Bike Lanes in Germany and Europe
Bike lanes in Germany--and throughout Europe for that matter--are so common that you actually notice when there isn't one.
Two things I noticed about German bike lanes:
1) Safer - In the city centers, they are part of the sidewalk NOT the street. Thus providing additional protection from car traffic.
2) Fancier - No white painted lines nor large gaudy "Bike Lane" words here. It's simply assumed that pedestrians can differentiate between the bike lane and sidewalk. Look at the impressive labor and materials used to build:
U.S. cities may not be able to afford hand-laid brick bike lanes, but anything they can do to encourage commuting by bicycle should be prioritized.
Agree with you 100% I was
Agree with you 100%
I was just thinking about getting a bicycle this morning, but then I thought "I don't want to risk my life competing with cars" and here in Los Angeles you can't ride a bicycle on the side walk, it is against most city regulations (some people do it but technically you can't do it)
I had not thought about having a different section just for bicycles, that is a brilliant idea and I wish they would implement it in Los Angeles and other U.S. cities.
normally in DK bicycle lanes are all over the place, in the community where i live about 25 km south to Copenhagen, the bicycle lanes are like "roads" not running beside normal roads, but are like small roads, spinning through city areas, means no cars..
, only in areas where ther eare no room, for a special road it is generally made between pedistrainian area and "car-road"
Living in the city where
Living in the city where picture #2 is taken, I only can tell you:
Don't envy us for that.
Have a look at the complete road:
This is actually one of the worst cycle lanes in the whole city - and this is one of the most busy roads of the city regarding pedestrians, cyclists, subways and ... cars,
These red stones get slippery once its wet (yes, and thats the sort of weather we have a lot over here in cologne) There is no chance to passing slower cyclists. You can clearly see that cars have 3 lanes in _one_ direction there, while cyclists are put off with something as width as a hanky tall.
Oh, and while you may think its more safe - its definitely not at all. the risk of getting struck from turning cars is "only" 11 times as high.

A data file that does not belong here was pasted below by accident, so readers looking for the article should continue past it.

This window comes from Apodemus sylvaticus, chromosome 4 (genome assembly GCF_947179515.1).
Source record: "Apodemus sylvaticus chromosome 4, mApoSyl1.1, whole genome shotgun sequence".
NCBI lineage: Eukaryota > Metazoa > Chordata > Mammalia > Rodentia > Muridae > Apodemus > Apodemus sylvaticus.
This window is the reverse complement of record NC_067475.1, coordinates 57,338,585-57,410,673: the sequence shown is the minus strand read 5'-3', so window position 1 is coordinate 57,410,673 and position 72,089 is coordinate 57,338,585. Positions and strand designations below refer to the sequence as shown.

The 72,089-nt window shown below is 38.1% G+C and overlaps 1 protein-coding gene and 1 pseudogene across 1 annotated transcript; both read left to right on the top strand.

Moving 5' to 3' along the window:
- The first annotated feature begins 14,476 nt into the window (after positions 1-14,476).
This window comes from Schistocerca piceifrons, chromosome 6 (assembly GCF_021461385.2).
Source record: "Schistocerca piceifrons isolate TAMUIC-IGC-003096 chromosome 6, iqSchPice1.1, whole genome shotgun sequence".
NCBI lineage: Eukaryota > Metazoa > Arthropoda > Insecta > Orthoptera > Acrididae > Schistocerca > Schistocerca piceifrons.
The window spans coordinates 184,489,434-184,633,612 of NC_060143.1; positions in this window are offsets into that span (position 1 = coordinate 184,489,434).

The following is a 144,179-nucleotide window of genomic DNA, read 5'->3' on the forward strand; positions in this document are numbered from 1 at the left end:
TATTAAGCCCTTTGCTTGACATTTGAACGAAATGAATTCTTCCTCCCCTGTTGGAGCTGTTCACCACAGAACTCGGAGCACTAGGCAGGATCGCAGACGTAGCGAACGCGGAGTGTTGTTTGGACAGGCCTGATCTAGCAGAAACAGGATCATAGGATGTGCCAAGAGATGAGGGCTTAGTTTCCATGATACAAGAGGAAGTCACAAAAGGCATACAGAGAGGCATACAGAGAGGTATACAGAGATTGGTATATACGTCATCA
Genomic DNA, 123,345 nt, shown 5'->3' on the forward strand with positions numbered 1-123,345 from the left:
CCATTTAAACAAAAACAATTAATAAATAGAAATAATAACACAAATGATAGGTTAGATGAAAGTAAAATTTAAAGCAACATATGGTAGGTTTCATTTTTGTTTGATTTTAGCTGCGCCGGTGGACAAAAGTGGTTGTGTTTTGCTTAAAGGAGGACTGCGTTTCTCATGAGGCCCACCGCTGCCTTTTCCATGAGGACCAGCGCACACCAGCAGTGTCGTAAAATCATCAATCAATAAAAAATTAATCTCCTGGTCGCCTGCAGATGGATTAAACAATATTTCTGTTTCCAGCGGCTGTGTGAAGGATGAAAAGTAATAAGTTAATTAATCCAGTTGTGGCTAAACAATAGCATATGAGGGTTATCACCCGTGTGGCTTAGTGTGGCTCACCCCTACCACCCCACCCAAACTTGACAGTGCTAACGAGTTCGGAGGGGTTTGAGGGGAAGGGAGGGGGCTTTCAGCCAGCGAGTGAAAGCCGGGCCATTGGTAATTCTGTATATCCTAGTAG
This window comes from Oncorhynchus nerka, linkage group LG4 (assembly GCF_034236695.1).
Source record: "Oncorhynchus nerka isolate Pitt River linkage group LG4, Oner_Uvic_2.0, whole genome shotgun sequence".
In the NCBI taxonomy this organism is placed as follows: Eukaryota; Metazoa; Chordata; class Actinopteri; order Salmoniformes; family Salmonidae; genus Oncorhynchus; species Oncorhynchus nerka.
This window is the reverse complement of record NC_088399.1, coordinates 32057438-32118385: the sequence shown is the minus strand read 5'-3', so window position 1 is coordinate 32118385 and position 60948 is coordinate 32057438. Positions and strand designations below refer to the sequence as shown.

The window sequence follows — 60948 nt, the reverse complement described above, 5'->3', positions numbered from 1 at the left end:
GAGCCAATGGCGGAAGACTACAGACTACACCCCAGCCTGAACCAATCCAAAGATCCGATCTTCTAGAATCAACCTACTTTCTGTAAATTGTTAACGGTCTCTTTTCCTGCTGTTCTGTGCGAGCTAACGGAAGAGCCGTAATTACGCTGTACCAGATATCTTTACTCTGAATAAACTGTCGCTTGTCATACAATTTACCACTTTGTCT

Oh, and one more thing - the blue sign actualy prohibits using the safer car lanes.
Down here in Australia there
Down here in Australia there is a war going on between motor vehicles and bicycles. Those folk behind the wheel demand bikes be 1)licensed just at their car 2)don't mind being hit once in a while 3)bikies know there place, which is on the sidewalk and 4)stay off all pavement.
Bicycles are, just as motor scooters, a growing item mainly due to the high price of petrol. Most of the roadways/streets, however, were not designed for such vehicles. Certainly all, and I mean ALL, Aussie motorists do not bother to see anyone not in another car or truck. Pedestrians beware!
My question is: how come people don't stop, take a look at how things are being handled elsewhere in the world? Why must the local way be the only way? Why does every one want to re-invent the wheel?
Why, oh, why?
Hello, I am a City and
I am a City and Regional Planning graduate student at the Ohio State University. I am conducting research on bike infrastructure costs for one of my classes.
Do you know how much it costs on average (per mile or kilometer) to install smooth surface bike lanes on brick or cobblestone streets?
If not, do you know of any resources that might be helpful? Thanks very much for your help.
Hi Michael, Sorry we can't
Sorry we can't help you. Our expertise is content creation for healthy travelers, consulting about fitness/wellness and creating jog/walk route maps for hotels.
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